Never Say Never

Another saying all of us are familiar with, and understand the meaning, I will wager. Giving up is not an option if we are fighting for wellness and our foe is as formidable as hepatitis C.

From what I have seen in people who are living with hep C, we are a formidable group and not prone to give up. I am not trying to make brownie points with you but only calling it as I see it.

Failure is something we all know in our lives. I never try to paint things in an unrealistic way or a way, which only appeals to the hopes and dreams we have because life is precious but still has its disappointments. This is reality.

The most difficult part with disappointments can be how we live with them, and learn to overcome the feelings they cause. This has been true for me and I don’t think it is all that unique with people who are living with a chronic disease, especially when securing treatment becomes such a large part of the struggle.

I am not trying to be a downer because I am big on hope and being positive, but another reality for me is that not everything I hope for will come to be just because I hope it does. It is a tough lesson for some of us, yet I still believe that these struggles help to build our character and make us stronger in time.

Never is a very long time if we look at it in the truest form. The word (never) has its roots in old English, and in that old version of English it was two words joined that said “not ever”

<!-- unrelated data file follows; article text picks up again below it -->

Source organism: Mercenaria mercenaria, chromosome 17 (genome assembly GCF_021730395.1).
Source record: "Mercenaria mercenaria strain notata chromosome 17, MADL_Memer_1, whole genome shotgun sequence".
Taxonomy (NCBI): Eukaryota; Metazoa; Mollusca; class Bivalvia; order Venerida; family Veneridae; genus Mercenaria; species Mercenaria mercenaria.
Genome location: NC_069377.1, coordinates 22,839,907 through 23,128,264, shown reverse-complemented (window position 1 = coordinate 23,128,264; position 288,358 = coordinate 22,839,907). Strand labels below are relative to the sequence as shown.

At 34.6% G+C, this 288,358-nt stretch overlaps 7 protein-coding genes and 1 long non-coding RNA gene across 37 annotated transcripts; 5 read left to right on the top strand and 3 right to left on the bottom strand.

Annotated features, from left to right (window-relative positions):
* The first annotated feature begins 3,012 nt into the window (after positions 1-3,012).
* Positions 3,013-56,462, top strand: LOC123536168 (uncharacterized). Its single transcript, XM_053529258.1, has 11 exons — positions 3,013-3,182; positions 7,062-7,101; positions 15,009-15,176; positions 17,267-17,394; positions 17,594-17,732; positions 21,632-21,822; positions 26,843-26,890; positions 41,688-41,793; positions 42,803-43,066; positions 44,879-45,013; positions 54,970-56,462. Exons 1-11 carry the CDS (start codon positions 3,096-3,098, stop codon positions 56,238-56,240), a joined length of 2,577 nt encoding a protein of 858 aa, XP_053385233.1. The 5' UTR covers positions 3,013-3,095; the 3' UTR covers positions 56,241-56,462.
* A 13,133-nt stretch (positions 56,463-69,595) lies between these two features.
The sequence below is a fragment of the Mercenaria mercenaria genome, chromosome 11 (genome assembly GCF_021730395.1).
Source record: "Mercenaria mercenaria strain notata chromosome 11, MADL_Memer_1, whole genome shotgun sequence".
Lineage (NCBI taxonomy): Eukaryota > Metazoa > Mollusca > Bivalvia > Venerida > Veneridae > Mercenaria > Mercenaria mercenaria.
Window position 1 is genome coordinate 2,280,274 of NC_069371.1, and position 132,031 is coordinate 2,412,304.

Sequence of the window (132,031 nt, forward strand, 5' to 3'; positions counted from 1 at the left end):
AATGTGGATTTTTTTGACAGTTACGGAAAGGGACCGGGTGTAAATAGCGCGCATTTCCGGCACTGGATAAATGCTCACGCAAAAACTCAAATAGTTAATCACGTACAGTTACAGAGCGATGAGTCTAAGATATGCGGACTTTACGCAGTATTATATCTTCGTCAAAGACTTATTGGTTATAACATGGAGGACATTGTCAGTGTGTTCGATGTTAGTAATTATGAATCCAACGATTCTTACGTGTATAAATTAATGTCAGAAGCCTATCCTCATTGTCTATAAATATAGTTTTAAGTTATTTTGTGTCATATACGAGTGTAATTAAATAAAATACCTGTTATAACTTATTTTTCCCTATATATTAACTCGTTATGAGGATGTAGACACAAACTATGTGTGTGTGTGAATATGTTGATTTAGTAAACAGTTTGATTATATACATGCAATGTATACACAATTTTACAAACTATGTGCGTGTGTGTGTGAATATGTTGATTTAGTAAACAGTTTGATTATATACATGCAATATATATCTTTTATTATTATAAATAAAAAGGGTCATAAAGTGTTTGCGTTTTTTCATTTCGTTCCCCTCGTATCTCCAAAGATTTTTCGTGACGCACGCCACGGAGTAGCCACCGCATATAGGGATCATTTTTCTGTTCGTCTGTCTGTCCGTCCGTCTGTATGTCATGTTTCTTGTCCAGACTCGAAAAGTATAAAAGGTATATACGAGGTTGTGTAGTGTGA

Sounds final to me and not open to debate as to it being anything but final. Some might be more subjective about what it means but saying never means not ever to me. Never saying never simply suggests that we are not willing to give up hope on the future, which is the opposite of never to me. Without belief in tomorrow we cannot have hope about things we may be facing today which appear hopeless.

Maybe I am rambling a bit as I am prone to do at times, but it is in my nature to question things, and that includes things we say and how they can shape our views.

There is no doubt, or very little, that when we face difficult times we can dwell in some dark places and I have at times just like many of you. Is it about winning or losing? I don’t frame things in that way because it makes it feel like a competition, and we are not running a race, and there is no finish line is there? There are some prizes to be won, and being cured of hep C is a big one but we are not in competition with anyone despite the battles fought.

Are we running out of time? No way, not ever.

This article represents the opinions, thoughts, and experiences of the author; none of this content has been paid for by any advertiser. The HepatitisC.net team does not recommend or endorse any products or treatments discussed herein. Learn more about how we maintain editorial integrity here.

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